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Wake up your “Core” the benefits are phenomenal!

I asked our fantastic Pilates instructor, Lee Anne Jester to talk about how she thinks about and approaches bringing “The Core” into our body’s daily awareness and function.  I asked because I often learn from her amazing cues and ability to verbalize things for her clients in a way I had not thought of.  She is such an excellent instructor.  Here is what she had to say:

My methodology of teaching is a gradual process of instructing clients to understand the relationship between local and global muscles.  Local muscles are core muscles located deep within the body with attachments to the spine.  Because we are constantly multitasking, finishing our long “to do” lists, and living in the age of immediacy our dominant or global muscles take over the task of movement.  Through our repetitive patterns in life, we begin to develop muscles in an imbalanced fashion.  The common posture for an adult in today’s society is to be overdeveloped on the anterior side of our body and weak on the posterior side.  Most of our work is performed forward flexing so we need to find a way to create more synergy throughout our whole system. Our lifestyle influences our posture so let’s live to create a “sensation of uplift” as Joseph Pilates constantly stated.

In order to understand the balance of global vs. local muscles, we need to understand what exactly the core is.  Because this word is the most overused term in the fitness world, it’s lost it’s meaning.  Everyone wants a strong sexy core, but few realize that the core muscles are not visible to the naked eye.

The core is made up of:

• The Pelvic Floor – Our amazing foundation that is made up of many intrinsic muscles creating a muscular sling at the base of the pelvis.

• The Transversus Abdominus – Our internal girdle that surrounds our torso three-dimensionally and connects to the fascia of our spine.

• The Multifidus  – The deep spinal muscles that help balance out all of our forward flexing life chores. This muscle cannot be forgotten when training the core system

• The Diaphragm – The mother load ship, the boss, the big daddy that directs/stimulates the other three muscles.
– Through full expansion the other muscles are equally stimulated and stabilize the spine.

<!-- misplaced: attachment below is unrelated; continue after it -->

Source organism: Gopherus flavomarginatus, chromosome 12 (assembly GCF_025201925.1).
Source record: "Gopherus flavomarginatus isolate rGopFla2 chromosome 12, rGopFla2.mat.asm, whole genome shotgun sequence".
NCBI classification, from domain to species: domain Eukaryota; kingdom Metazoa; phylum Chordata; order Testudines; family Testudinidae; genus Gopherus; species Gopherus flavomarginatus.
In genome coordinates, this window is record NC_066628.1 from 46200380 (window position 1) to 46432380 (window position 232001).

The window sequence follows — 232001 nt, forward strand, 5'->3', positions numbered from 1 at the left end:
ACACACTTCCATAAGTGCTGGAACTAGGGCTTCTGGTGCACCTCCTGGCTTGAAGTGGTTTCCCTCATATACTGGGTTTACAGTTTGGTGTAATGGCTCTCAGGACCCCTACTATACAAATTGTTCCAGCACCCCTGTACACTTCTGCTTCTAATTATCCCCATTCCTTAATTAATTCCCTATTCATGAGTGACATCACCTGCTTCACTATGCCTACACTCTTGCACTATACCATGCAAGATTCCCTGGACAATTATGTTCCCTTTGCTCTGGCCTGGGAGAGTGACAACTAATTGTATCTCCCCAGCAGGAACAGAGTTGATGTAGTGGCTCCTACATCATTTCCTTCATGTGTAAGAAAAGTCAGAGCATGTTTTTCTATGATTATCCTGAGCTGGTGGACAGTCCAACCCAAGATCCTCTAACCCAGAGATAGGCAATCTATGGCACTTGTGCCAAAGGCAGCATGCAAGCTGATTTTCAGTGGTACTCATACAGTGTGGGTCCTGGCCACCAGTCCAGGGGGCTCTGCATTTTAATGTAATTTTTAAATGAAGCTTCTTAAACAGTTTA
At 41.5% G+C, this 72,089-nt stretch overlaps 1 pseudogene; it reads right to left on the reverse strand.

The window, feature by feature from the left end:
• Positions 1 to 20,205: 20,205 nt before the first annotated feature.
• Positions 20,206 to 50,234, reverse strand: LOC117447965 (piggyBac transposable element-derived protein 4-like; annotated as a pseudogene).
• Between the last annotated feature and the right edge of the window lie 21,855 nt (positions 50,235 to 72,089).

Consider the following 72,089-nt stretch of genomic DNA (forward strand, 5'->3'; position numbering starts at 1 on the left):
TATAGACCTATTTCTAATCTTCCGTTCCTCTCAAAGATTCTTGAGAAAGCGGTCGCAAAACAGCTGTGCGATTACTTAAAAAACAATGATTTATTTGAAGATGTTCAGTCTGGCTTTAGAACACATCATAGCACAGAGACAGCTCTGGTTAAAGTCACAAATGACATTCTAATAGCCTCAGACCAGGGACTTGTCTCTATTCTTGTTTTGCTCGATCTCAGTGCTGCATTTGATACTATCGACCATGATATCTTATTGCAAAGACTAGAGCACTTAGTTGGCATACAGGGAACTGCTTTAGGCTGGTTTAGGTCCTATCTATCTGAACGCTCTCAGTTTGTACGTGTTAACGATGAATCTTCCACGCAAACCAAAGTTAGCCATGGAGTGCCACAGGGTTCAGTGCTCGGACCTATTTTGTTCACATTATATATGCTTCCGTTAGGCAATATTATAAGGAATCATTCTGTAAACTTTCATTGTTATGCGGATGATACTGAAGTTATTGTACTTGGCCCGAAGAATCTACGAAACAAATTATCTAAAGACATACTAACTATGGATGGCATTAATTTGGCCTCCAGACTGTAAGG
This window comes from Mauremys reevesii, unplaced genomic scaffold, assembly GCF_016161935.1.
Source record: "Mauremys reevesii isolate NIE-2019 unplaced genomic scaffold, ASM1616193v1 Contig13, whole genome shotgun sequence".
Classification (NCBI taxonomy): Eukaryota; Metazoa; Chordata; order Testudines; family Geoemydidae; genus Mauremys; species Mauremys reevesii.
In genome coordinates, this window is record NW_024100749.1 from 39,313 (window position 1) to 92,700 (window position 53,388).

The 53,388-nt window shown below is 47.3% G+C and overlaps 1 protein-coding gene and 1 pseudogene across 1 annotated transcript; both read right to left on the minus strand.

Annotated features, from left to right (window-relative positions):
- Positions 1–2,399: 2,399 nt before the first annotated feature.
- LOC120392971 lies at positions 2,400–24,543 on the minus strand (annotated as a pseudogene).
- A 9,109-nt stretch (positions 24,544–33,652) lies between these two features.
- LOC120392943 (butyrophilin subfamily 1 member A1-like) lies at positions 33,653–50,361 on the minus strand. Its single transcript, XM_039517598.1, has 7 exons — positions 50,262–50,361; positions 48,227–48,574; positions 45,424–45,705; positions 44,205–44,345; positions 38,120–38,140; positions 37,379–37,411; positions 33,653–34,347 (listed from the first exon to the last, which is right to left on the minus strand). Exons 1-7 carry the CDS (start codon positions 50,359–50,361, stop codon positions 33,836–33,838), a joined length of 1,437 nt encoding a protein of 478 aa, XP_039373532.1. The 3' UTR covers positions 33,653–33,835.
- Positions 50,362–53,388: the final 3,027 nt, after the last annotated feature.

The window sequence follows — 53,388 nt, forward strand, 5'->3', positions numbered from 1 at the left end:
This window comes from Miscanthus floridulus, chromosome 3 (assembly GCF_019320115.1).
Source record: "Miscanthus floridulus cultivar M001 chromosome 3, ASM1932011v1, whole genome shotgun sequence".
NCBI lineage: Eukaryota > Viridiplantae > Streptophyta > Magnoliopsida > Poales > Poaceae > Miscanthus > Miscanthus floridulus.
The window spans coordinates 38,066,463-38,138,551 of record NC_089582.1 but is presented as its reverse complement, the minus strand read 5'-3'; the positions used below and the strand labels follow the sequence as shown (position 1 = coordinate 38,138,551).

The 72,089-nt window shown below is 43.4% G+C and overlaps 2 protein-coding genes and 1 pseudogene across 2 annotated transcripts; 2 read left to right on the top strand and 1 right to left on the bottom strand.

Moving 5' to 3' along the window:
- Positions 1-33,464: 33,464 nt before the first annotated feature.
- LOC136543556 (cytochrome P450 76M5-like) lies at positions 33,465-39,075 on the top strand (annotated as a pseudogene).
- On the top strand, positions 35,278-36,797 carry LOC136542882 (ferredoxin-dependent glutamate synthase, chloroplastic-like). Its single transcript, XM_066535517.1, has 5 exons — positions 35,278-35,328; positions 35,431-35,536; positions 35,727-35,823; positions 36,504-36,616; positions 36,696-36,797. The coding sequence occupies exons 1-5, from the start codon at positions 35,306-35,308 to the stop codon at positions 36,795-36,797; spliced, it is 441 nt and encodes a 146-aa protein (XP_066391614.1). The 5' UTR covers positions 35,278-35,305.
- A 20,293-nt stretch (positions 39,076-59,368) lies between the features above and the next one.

This incredible core system surrounds, supports, and protects our spine in a three-dimensional, cylindrical fashion.  Our posture depends on the firing of these local core muscles.  Our joints and limbs rely on the core to “share the load” of the work with the global muscles.

When I explain the healthy execution of a movement I compare global muscles to big brothers and local muscles to little brothers.  In most families the big brother likes to do all the work and sometimes doesn’t give the little brother the opportunity to do any work at all.  Our core/little brothers require slowing down and utilization of the diaphragm.  Expanding the diaphragm stimulates the deep core muscle activation and allows for fluid movement in the limbs.  Muscles pull and don’t push, so in order to assist with weight transfer we need the local muscle activation to insure the lower joints (especially the ankles and knees) are not responsible for lifting the upper body weight.  Global muscles are then free to mobilize the body without extra energy being expended. We can retrain the system for more efficient movement in the body.  Big brothers can give little brothers the opportunity to “share the wealth.”  When this cooperative dance takes place the movement feels and looks like a fluid wave running through the whole body.

Try this:

• Take 4-5 focused breaths and notice where the breath moves easily and where it doesn’t

• Hands on belly and chest- on the inhale feel the expansion from the front to the back of the torso

• Hands on sides of rib cage by armpits- on the inhale feel the expansion in the width of the torso

• Hands on collar bone and pubis bone- on the inhale feel the expansion and diaphragm travel the length of the torso

• Take a breath into all six sides of your torso combining the full expansion as if you were blowing up a balloon in the depths of your torso

• During the exhale, make a firm “shhh,” “seee,” or “haaa” sound and sense the engagement in your deep abdomen

• Repeat 3-4 times using the sound that personally allows you to experience the deep connection of your own core

• Try taking one more exhale without the sound and feel this system reflexively activate

That’s your stability!!!

The more conscious breathing practiced in day to day life the quicker my Pilates clients progress, their chances of injury decrease, nervous systems are less aggravated, and overall movement is fluid and efficient.  Our core lifts the weight off our joints creating a “sensation of uplift.”

Try walking across the room right after turning on your local/core muscle stability system.  Our little brothers are pretty powerful when given the opportunity to do their own work.

To insure we continue this fluid dance in our day to day life try starting and ending your day with the above conscious breathing-core training the right way.  This discipline trains the proper firing of local/global musculature creating more stability for the bones, muscles, and joints.  Utilizing the core creates stability before mobility takes place in the body throughout your day.  We’re all busy trying to squeeze in one more errand in the day-instead let’s all REMEMBER TO BREATHE.

My goal is to teach my clients true core strength that helps us stand tall and proud in our lives with good health and happiness.  If you’d like to come in and try out a Pilates session with me, my contact information is below.  Thanks!

-Lee Anne Jester, PMA
Lee Anne Pilates, LLC
Certified Pilates Instructor

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